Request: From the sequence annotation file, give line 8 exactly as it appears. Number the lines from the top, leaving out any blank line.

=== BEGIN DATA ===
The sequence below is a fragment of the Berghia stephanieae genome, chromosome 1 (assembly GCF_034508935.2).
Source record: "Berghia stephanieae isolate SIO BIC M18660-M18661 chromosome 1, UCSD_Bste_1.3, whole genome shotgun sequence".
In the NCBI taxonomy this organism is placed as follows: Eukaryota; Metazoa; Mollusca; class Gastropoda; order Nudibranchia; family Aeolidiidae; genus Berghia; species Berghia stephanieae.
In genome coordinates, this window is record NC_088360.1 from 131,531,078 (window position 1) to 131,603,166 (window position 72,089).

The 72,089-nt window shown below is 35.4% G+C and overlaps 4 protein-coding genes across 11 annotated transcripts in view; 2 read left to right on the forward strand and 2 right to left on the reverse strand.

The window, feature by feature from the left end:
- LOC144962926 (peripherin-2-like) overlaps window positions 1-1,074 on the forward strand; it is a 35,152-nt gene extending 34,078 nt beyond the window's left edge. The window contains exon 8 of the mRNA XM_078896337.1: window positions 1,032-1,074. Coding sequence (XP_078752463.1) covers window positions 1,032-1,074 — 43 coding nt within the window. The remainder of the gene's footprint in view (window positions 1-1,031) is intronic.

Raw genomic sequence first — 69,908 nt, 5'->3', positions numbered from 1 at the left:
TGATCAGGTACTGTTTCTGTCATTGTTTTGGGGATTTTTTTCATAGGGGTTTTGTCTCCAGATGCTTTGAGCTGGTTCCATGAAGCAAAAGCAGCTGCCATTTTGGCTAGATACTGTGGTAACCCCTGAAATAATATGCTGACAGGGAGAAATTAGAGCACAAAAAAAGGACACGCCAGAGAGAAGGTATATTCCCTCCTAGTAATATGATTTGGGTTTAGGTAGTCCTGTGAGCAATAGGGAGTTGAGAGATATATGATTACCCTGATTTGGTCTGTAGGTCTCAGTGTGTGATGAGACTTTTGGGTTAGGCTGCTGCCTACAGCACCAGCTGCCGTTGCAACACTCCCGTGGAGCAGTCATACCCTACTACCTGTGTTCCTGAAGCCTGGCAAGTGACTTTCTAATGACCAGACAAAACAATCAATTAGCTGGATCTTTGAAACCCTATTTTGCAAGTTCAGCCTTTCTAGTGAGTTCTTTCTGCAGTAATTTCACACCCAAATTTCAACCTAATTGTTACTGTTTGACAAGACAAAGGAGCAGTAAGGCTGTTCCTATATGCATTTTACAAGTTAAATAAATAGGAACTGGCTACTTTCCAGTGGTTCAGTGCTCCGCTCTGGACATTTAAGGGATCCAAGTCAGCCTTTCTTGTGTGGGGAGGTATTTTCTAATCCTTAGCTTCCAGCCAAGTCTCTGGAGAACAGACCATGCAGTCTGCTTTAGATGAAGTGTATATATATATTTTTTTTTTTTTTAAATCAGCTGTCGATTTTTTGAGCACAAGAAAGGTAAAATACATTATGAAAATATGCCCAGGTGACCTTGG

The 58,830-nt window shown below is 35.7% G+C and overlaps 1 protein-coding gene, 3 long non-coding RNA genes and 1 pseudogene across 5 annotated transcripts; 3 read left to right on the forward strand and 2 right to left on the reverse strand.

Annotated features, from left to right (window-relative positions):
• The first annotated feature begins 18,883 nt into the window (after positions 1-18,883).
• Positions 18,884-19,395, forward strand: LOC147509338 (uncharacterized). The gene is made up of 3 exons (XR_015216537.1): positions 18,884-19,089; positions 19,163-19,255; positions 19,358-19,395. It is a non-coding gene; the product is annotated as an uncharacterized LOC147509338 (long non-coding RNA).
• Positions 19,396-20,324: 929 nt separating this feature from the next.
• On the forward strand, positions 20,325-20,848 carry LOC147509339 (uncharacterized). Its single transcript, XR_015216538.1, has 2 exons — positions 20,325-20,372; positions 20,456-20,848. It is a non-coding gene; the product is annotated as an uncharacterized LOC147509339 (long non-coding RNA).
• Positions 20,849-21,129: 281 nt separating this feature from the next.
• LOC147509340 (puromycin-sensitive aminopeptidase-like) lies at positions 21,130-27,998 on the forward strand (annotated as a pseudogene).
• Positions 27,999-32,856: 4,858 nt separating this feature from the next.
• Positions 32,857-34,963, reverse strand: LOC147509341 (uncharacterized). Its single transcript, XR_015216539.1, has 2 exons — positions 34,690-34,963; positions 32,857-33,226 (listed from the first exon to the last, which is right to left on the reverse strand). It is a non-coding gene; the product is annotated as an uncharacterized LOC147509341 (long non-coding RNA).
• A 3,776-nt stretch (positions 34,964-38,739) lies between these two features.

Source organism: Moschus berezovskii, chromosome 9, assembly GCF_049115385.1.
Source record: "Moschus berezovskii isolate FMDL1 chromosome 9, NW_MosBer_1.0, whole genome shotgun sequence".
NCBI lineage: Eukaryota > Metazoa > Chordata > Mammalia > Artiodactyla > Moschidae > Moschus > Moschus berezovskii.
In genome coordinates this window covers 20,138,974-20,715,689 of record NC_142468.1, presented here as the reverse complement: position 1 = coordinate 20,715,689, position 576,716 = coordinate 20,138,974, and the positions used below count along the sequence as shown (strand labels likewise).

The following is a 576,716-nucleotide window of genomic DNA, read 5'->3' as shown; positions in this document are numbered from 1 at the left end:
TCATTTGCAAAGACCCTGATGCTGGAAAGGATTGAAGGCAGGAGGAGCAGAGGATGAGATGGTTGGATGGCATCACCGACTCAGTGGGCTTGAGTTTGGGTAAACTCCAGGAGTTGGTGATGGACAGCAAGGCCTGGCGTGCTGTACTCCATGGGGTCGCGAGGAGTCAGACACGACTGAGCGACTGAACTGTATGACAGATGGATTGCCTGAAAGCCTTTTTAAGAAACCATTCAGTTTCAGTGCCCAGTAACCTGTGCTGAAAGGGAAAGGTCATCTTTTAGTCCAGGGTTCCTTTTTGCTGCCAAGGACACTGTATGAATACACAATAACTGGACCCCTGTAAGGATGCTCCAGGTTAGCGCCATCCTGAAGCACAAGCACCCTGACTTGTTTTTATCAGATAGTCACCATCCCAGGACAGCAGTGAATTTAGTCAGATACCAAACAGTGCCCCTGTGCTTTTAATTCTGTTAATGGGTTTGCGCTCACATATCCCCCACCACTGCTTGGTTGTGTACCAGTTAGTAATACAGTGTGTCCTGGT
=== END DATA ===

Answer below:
Raw genomic sequence first — 69,908 nt, 5'->3', positions numbered from 1 at the left: